A blog forum I am linked to asked for people to blog about their to do lists and this seemed like an opportune moment to empty it all from my head in an attempt to order an increasingly fuzzy mind. There now follows a number of reasons why I sometimes don’t have space in my head to remember the correct word for the fridge. (Warning: if middle-class women bemoaning their first world problems irritates you you may want to skip this one!)

My to do list (by category, I am a keen filer).

Raise them to be kind, independent-thinking, empathetic and fun. Try to stop shouting as much and develop “Mother Earth” style patience. Try to stop being so demanding. Keep on top of all the school “stuff” so as to not forget money/outfits/donations/trips/events. Try to remember the arrangements for all the after school activities they do 1) because they love them 2) because I am trying to teach them that it’s not just about academic achievement (whilst undermining this constantly by tiger mother behaviour during homework sessions.)

Specific to Girl: perfect various celebrity hairstyling techniques. Listen to lots of clarinet practice. Help her with time-management as she is massively over-scheduled and fitting in homework/practice/relaxation is a challenge. Keep resisting the clamour for another after school activity. Keep up to date with new children’s books so she has access to the best stuff around. Remember which member of One Direction is which.

Specific to boy: lots of reading practice for this emerging reader. Try not to panic about screen time. Try to remember all the rules of chess because chess has replaced screen time as his latest obsession. Keep listening at all times because he moves from Harry Potter to Star Wars to Strictly Come Dancing to his school topic with alarming speed and I am frequently left behind. Try to get out of him the names of the people he wants to invite to his birthday party. Remember the names of the Moshi monsters. Try not to panic about the occasional burst of stick waving.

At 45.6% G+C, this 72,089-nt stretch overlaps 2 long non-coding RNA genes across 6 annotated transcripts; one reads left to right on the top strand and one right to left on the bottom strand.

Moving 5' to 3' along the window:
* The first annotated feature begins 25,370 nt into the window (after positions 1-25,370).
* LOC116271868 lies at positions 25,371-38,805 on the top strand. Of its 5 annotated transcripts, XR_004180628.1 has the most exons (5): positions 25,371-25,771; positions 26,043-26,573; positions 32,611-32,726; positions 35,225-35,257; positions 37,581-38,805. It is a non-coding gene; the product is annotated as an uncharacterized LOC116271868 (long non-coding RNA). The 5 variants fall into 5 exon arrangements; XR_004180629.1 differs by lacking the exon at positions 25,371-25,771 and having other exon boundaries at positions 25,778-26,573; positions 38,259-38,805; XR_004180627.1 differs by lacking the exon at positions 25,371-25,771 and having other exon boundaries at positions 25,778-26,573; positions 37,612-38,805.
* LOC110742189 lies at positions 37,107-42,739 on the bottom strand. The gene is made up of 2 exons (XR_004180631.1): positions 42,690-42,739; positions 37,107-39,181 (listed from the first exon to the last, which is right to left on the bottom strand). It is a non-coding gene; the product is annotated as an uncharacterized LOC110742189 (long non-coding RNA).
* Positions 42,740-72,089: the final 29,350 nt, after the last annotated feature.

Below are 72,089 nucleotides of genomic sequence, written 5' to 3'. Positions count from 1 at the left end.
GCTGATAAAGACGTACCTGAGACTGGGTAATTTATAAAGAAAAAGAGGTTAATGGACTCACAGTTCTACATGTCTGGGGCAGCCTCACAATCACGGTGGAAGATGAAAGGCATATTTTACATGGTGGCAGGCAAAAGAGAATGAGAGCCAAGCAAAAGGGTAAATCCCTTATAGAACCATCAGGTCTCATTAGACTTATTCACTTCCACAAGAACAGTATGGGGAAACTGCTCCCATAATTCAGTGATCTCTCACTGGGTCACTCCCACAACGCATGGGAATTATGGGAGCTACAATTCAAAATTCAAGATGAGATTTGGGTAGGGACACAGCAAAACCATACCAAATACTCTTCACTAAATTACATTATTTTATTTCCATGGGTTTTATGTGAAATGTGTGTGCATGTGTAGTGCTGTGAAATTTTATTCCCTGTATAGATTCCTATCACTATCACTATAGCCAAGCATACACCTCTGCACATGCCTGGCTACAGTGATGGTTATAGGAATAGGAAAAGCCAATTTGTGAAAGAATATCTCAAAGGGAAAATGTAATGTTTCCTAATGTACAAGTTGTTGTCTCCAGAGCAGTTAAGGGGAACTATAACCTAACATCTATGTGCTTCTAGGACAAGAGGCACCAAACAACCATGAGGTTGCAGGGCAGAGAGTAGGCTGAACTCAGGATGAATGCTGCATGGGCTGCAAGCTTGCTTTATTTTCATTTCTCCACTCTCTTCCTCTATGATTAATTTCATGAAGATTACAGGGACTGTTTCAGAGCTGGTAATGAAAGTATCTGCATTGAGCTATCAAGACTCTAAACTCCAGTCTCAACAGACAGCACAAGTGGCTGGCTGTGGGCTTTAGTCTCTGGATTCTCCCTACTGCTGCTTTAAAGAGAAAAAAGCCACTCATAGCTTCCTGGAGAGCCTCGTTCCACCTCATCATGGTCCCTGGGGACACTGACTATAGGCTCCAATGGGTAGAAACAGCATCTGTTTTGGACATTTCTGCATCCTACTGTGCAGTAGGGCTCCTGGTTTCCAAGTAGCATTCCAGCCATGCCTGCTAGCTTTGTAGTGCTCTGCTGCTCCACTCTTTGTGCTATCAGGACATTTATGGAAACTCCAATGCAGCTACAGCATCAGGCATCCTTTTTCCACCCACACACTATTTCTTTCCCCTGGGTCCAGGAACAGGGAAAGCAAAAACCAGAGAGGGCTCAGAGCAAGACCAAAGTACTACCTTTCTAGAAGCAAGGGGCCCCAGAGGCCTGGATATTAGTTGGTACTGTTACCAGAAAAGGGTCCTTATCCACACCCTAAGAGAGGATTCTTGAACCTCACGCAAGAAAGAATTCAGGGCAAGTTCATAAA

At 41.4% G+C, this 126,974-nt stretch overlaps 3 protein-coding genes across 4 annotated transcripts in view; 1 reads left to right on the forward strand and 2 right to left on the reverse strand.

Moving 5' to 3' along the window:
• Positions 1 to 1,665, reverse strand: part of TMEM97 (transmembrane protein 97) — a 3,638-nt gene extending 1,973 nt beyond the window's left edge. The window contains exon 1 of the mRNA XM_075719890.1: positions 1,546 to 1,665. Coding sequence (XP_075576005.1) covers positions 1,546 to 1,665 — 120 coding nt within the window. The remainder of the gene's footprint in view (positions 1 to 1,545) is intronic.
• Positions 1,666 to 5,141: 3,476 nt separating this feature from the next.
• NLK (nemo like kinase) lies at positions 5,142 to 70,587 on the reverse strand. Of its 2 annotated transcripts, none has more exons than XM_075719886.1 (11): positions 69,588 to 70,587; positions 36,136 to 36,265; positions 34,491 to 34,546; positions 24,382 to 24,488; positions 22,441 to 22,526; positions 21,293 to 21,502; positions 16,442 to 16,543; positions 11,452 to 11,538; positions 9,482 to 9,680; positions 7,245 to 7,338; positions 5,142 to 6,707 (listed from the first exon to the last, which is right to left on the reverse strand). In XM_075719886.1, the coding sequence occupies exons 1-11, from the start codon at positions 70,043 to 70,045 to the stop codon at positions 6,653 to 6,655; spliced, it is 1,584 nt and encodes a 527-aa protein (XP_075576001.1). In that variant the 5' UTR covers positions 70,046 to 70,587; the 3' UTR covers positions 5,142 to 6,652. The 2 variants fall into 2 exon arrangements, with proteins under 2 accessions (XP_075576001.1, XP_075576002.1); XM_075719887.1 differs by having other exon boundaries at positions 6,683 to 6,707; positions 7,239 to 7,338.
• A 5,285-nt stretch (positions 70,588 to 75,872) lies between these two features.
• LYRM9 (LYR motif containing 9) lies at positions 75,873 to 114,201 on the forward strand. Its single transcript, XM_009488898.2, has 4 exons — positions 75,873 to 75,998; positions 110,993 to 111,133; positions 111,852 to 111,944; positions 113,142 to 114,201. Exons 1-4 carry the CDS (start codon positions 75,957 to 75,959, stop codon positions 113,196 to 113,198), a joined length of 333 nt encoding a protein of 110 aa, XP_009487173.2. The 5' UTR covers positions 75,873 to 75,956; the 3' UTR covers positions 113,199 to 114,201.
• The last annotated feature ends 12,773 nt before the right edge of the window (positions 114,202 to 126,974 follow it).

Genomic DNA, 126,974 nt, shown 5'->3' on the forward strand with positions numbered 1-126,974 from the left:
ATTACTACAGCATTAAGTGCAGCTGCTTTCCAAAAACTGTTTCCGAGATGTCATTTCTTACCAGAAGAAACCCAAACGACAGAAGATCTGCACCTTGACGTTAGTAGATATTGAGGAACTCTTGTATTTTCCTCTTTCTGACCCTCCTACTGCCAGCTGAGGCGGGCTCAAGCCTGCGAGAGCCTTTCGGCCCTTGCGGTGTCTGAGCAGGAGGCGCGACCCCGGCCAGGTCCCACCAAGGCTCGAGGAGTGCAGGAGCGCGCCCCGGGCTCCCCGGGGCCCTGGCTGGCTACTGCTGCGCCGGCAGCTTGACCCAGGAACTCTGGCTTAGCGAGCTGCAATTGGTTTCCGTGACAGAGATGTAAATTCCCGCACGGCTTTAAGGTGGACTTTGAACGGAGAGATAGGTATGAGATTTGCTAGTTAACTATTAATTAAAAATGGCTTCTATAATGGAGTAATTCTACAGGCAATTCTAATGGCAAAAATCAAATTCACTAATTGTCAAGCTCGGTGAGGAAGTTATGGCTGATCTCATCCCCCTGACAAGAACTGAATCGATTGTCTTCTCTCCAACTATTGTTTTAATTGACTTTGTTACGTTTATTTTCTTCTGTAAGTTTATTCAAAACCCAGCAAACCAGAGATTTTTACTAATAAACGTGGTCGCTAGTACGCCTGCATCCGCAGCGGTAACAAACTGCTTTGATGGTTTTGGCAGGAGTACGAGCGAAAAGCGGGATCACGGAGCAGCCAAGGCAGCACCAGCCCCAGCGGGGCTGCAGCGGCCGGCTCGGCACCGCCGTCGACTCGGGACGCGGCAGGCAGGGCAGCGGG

The never-ending round of washing, ironing and sorting stuff out. Maintain feeble attempts at decluttering. Keep teaching children how to sort out their own stuff. Try to recycle the kids’ toys without them noticing. Tidy the desk in my study. Pay bills/phone people/try to work out what to do about the wasps nest. Try to keep the house in enough order that I am not completely embarassed if someone drops ’round. In this area I am blessed with a fantastic friend who cleans for us and I also have a wonderful robot hoover. Both are essential.